# Why use Postgres ABS function in SQL

## Introduction

In this article, we will talk the PostgreSQL ABS function from three perspectives, including:
– **What?** From a high level, what does the ABS function *do*?
– **Why?** In what circumstances do we need a function like this?
– **How?** How do we use this function in our SQL?

## What is the ABS function? How does it work?

The PostgreSQL ABS function returns the absolute value of numbers. Absolute value of a number is how far from zero our number is, no matter the number’s positive/negative sign. Another way to put it: ABS removes the minus sign from a negative number, making it positive, and does nothing to positive numbers. The ABS() function has been available in versions of Postgres since version 8.4.

Here is a graphical representation of how the ABS function turns both negative x values and positive x values into positives for Y, which, when we use the formula Y = ABS(X), draws both lines on the top (positive) side of the graph:

Here is a more textual example of how ABS works:

1 | SELECT ABS(i_Yaxis) FROM Data1 |

The above SQL command will return the following results: | i_Yasis Value | Value Returned | |————–:|—————:| | abs(16) | 16 | | abs(8) | 8 | | abs(0) | 0 | | abs(-8) | 8 | | abs(-16) | 16 |

## Why use the ABS function?

### Real-world use case: plant growth

One use case would be if we are comparing weekly numbers of estimated plant growth vs. actual planet growth in millimeters where we can’t know if subtracting estimated growth from actual growth will give us a positive or negative number on any given week (row). From the comparison below, we want to know how “off” or inaccurate the estimates were, so we can force feed massive amounts of raw kale to the offending botanist. Here is an example: | Week | Actual Growth | Estimated Growth | Actual – Est | ABS(Actual – Est) | |——:|————–:|—————–:|————–:|——————-:| | 1 | 120 | 135 | -15 | 15 | | 2 | 128 | 126 | 2 | 2 | | 3 | 121 | 123 | -2 | 2 | | 4 | 119 | 118 | 1 | 1 | | | | Total: | -14 | 20 |

Note how the column *not* using the ABS function, labeled *Actual – Est* has an incorrect total of -14? Twenty is the correct total disparity between actual and estimated growth.

The above data (minus total) can be pulled out of Postgres with an SQL statement like:

1 2 3 | SELECT ID, i_week, i_growth_actual, i_growth_estimated, ABS(i_growth_actual - i_growth_estimated) FROM growth_plants_weekly ORDER BY i_week |

### Another use case: electric automobile performance comparison

What if we want to calculate the total accuracy or inaccuracy of the performance estimates of a car industry journalist so we can decide whether to give him a raise or fire him?

Car | Actual Performance Rating | Estimated Performance Rating | (Actual – Est) Inaccuracy | ABS(Actual – Est) Inaccuracy |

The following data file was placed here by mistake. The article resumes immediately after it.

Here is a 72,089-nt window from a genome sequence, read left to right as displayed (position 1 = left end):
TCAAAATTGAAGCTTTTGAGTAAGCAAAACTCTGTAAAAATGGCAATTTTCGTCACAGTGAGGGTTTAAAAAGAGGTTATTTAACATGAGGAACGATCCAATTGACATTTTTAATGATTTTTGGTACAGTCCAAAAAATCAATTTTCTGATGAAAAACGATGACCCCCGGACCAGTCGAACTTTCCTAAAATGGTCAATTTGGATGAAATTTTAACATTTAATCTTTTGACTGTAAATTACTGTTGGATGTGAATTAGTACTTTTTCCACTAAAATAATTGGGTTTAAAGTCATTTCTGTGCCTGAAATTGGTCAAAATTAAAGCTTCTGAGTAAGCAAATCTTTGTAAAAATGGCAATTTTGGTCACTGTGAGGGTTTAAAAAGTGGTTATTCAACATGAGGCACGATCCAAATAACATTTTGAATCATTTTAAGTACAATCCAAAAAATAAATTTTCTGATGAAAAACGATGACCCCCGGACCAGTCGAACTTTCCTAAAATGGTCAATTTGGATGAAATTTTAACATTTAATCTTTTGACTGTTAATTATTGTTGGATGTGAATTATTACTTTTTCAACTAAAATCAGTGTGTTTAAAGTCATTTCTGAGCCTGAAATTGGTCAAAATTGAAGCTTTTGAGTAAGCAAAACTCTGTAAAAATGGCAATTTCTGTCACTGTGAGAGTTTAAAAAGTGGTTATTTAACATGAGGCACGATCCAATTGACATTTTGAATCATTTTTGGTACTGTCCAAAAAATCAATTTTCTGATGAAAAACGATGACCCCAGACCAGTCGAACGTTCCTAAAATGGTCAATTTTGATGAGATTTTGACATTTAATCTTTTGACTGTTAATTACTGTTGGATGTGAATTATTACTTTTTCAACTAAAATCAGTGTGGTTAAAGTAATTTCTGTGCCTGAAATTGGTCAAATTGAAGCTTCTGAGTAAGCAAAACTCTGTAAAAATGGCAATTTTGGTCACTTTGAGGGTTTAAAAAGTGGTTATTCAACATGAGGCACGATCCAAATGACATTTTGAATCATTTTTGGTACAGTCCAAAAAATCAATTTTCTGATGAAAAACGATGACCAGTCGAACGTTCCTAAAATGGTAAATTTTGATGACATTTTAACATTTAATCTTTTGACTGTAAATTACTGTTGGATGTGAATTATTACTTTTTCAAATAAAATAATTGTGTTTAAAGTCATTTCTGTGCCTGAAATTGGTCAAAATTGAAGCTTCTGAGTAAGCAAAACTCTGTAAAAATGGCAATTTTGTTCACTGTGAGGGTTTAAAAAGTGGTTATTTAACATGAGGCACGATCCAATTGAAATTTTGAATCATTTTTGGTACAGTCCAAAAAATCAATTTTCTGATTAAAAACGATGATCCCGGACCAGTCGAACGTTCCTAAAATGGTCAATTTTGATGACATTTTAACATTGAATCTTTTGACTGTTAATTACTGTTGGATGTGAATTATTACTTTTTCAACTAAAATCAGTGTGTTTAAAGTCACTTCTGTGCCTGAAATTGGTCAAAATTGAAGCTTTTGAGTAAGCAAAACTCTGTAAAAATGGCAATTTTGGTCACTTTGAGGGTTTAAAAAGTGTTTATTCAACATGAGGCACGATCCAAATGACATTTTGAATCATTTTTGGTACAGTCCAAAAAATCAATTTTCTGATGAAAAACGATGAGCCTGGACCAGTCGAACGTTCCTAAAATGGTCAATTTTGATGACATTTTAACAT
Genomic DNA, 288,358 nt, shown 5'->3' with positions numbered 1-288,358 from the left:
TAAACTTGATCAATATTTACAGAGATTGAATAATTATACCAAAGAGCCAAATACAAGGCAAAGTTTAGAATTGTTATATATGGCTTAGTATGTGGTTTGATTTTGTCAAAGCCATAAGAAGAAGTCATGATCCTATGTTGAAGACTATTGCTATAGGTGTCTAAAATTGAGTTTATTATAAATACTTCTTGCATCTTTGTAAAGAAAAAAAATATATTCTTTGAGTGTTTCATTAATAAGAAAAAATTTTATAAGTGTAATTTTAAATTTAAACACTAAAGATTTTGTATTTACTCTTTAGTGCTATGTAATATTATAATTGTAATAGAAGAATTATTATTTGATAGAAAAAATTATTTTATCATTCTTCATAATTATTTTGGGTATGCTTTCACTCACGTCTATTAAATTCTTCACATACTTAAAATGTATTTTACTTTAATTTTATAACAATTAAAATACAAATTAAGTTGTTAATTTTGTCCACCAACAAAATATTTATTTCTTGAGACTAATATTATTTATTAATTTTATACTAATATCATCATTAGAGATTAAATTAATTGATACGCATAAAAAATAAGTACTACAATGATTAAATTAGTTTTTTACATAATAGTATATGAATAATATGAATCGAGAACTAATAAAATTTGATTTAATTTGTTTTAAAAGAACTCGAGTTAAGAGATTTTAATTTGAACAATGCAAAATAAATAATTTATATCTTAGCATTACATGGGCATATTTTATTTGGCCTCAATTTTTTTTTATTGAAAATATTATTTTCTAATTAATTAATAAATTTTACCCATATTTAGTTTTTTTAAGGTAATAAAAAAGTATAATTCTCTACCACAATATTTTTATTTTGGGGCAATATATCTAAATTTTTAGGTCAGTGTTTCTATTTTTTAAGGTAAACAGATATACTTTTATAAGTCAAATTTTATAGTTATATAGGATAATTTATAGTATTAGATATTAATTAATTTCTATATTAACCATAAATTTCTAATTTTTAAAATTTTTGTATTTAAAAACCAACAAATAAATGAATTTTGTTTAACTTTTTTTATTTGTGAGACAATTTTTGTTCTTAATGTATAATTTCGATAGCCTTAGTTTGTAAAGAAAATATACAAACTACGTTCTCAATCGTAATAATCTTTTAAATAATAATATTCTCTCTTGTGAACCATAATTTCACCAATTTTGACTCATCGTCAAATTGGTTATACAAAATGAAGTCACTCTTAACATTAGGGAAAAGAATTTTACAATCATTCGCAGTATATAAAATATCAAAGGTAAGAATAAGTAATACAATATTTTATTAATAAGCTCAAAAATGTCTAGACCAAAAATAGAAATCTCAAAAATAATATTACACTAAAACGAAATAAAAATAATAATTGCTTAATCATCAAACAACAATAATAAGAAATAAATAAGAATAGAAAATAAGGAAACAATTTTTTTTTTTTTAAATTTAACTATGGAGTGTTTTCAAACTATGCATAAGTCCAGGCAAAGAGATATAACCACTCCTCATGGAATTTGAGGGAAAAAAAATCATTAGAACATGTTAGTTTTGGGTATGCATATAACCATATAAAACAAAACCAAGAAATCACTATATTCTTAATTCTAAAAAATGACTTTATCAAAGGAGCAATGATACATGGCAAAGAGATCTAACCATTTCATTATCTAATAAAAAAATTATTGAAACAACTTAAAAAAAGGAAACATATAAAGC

---|---|---|---|---|

Tesla Model 3 | 90 | 85 | 5 | 5 |

Porsche Taycan | 80 | 90 | -10 | 10 |

Toyota Prius | 70 | 70 | 0 | 0 |

Nissan Leaf | 60 | 65 | -5 | 5 |

Total Inaccuracy: | -10 | 20 |

The above data (minus total) would be pulled out of PostgreSQL using an SQL statement like this:

1 2 3 | SELECT ID, t_name_car, i_performance_actual, i_performance_estimated, ABS(i_performance_actual - i_performance_estimated) FROM cars WHERE t_type = 'electric' |

### Another use case: count total lying about sales in the department

At SellingIceToEskimos.com, the CFO wants to see a list of salespeople, ranked by who lies the most about their sales numbers. He also wants to see a total of just how much money is being lied about in the sales department. A bonus to be gained from this kind of report is that our curious CFO will also find out who is embezzling.

Employee | Sales Actual | Sales Reported | Inaccurate Lie Count (Actual – Reported) | Accurate Lie Count: ABS(Actual – Reported) |
---|---|---|---|---|

Bob | 92000 | 80000 | 12000 | 12000 |

Tina | 98000 | 98000 | 0 | 0 |

Fred | 91000 | 92000 | -1000 | 1000 |

Tina | 85000 | 95000 | -10000 | 10000 |

Total Lying: | 1000 | 23000 |

The above data (minus total) would be pulled out of Postgres with an SQL statement like the following:

1 2 3 | SELECT ID, t_name_first, t_name_last, c_sales_actual, c_sales_reported, ABS(c_sales_actual - c_sales_reported) FROM employees WHERE ID_department = 3 |

## How to use the ABS function?

**Syntax:**
`ABS(number input)`

The *number input* can be a field or value that Postgres evaluates as being a number. Whatever data type you enter, that is the data type you get back. For example:
| Number Input | Number Returned | Type Returned |
|————-:|—————-:|—————|
| 1 | 1 | Integer |
| -1 | 1 | Integer |
| 1.5 | 1.5 | Numeric |
| -1.5 | 1.5 | Numeric |

**Postgres Shortcut:**
The *@* operator acts just like ABS. See the following example:

1 | SELECT @ -88 |

Returns 88

## Conclusion

In this article we learned how to use the ABS() function in PostgreSQL. We also explored some real world examples of why one may want to use the ABS function. Did you see the pattern in our examples of eliminating negative results from comparisons so that we could get an accurate reading of totals?

## Pilot the ObjectRocket Platform Free!

Try Fully-Managed CockroachDB, Elasticsearch, MongoDB, PostgreSQL (Beta) or Redis.

Get Started